153. Reporting Antimicrobial Use in Long-Term Care Facilities
Session: Poster Abstract Session: Antimicrobial Stewardship: Current State and Future Opportunities
Thursday, October 8, 2015
Room: Poster Hall
Posters
  • Abx Use in LTCF IDWeek 2015.pdf (475.0 kB)
  • Background: Measuring antimicrobial use (AU) is an important component of designing and monitoring antimicrobial stewardship activities.  As stewardship expands to include long-term care facilities (LTCFs), AU data presents many challenges. As part of a city-wide initiative to curb Clostridium difficile infection (CDI), LTCF AU was obtained from purchasing and dispensing data at a cohort of 3 facilities to determine best metrics for guiding interventions.

    Methods: Antimicrobial purchasing and patient-level dispensing data were obtained from each facility beginning in July 2013 in collaboration with the facility pharmacist. These data were then compiled and used to generate AU rates: defined daily doses (DDD) were calculated from purchasing data; days of therapy (DOT) normalized to 1,000 patient-days were calculated from dispensing data. Antimicrobial use was further delineated by indication when available.

    Results: Data were obtained from 3 LTCFs in Monroe County, NY. One was university-affiliated and they ranged between 340 and 575 beds.  Initial comparison of DOT and DDD data from one facility (Fig 1) quickly identified significant discrepancies between the two metrics illustrating the inaccuracy of using DDD data, where spikes occur due to intermittent bulk purchasing practices.  Therefore, DOT data was identified as the standard metric.  Comparing data across the 3 LTCFs showed variation in AU which ranged from 25 - 100 DOTs/1000 patient-days (Fig 2). Urinary tract infection was the most common indication for antimicrobial use (502/1,609 courses, 31%), followed by skin and soft tissue infection (233/1,609 courses, 14%).

    Conclusion: Antimicrobial use for LTCFs is best reflected using DOTs to provide a more accurate measure in a vulnerable population where doses are commonly adjusted for comorbidities such as renal impairment. DOT data allow LTCFs to trend usage over time and more accurately benchmark with other institutions. Furthermore, institution-specific information such as indications can be used to devise targeted stewardship interventions.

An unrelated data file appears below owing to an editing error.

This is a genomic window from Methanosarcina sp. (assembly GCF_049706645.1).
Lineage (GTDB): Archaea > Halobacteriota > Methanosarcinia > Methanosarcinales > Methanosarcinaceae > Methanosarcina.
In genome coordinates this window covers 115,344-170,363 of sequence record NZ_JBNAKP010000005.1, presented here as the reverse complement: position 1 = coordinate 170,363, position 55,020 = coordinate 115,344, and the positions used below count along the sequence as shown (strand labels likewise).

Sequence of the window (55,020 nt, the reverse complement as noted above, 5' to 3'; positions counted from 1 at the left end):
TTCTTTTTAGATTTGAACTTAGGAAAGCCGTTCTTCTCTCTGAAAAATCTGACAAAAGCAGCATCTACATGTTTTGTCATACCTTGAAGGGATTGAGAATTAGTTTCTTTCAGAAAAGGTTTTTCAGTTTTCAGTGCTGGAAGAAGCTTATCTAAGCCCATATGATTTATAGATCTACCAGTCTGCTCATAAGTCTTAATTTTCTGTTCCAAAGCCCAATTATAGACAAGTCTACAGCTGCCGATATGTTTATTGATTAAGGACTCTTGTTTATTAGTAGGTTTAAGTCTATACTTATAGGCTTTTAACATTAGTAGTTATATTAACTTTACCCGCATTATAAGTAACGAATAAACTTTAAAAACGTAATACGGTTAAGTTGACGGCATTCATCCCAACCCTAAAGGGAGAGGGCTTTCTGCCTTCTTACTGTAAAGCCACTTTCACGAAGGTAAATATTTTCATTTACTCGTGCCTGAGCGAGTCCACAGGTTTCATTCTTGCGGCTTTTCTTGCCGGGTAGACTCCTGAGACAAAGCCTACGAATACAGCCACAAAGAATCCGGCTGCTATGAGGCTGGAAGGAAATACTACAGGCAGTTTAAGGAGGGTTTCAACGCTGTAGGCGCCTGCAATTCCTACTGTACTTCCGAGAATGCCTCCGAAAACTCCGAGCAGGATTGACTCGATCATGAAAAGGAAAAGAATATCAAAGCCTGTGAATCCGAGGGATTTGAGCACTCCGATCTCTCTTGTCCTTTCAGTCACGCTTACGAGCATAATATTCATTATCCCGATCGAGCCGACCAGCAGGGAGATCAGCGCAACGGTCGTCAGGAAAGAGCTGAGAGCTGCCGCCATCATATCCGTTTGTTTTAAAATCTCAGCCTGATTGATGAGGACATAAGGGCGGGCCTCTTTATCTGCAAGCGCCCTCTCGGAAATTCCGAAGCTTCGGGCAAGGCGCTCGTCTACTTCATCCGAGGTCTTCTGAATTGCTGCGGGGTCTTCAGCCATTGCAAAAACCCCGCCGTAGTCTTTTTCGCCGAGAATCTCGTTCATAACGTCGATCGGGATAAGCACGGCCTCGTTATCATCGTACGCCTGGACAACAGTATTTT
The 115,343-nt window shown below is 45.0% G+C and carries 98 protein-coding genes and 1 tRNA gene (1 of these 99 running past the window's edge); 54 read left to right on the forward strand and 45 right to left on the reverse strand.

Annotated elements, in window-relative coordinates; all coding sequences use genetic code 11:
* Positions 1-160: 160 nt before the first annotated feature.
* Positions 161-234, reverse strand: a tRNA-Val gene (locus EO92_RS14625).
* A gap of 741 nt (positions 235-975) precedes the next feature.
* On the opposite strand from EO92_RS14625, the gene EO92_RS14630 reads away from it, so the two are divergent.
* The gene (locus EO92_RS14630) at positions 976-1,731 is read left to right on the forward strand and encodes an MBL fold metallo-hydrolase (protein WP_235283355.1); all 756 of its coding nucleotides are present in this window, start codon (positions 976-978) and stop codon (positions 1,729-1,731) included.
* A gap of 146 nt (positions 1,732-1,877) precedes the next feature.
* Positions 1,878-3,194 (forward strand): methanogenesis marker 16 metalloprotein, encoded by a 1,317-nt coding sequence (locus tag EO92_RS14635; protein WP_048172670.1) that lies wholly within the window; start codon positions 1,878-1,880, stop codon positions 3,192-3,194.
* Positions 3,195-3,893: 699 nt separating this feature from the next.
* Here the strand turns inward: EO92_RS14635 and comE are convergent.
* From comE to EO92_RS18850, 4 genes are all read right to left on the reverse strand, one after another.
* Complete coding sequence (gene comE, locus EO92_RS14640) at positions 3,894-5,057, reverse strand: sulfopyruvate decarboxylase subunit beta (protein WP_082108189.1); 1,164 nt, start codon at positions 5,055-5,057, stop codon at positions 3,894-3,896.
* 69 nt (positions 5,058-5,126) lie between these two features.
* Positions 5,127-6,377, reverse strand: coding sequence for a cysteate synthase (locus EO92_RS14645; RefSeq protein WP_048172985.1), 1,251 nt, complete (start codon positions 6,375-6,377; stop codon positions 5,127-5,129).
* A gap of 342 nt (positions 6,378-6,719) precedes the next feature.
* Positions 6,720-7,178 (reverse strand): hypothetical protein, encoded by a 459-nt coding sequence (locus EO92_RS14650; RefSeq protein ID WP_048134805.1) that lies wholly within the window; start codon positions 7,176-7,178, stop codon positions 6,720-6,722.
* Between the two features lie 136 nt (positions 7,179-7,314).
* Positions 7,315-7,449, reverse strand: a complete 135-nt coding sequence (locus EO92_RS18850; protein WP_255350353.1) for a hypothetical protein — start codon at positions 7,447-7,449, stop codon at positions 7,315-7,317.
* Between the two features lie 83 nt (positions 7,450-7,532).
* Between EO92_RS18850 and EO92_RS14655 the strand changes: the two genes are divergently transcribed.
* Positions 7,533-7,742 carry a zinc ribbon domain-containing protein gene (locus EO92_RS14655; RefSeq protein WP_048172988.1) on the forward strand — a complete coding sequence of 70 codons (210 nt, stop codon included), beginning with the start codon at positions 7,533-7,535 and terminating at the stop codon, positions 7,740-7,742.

Fig 1. Antimicrobial Use by Defined Daily Doses (DDD) vs. Days of Therapy (DOT) (per 1000 patient-days) for a single LTCF in Monroe County, NY

    Fig 2. Antimicrobial Use by Days of Therapy (DOT) per 1,000 patient-days for 2014 from Dispensing Data at 3 LTCFs in Monroe County, NY

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    Jonathan Seah, PharmD1,2, Eric Myers, PharmD1, Christine Freeley, RPh, MPH3, John Burke, RPh4, Katherine Thurheimer, RPh5, Neil Gohil, PharmD1, Kavita K. Trivedi, MD6, Christina Felsen, MPH7, Ghinwa Dumyati, MD, FSHEA7 and Elizabeth Dodds Ashley, PharmD, MHS1, (1)University of Rochester Medical Center, Rochester, NY, (2)Changi General Hospital, Singapore, Singapore, (3)St Ann's Community, Rochester, NY, (4)Monroe Community Hospital, Rochester, NY, (5)Hill Haven Nursing Home, Webster, NY, (6)Trivedi Consults, LLC, Berkeley, CA, (7)Center for Community Health, University of Rochester Medical Center, Rochester, NY

    Disclosures:

    J. Seah, None

    E. Myers, None

    C. Freeley, None

    J. Burke, None

    K. Thurheimer, None

    N. Gohil, None

    K. K. Trivedi, None

    C. Felsen, None

    G. Dumyati, None

    E. Dodds Ashley, None

    Findings in the abstracts are embargoed until 12:01 a.m. PDT, Wednesday Oct. 7th with the exception of research findings presented at the IDWeek press conferences.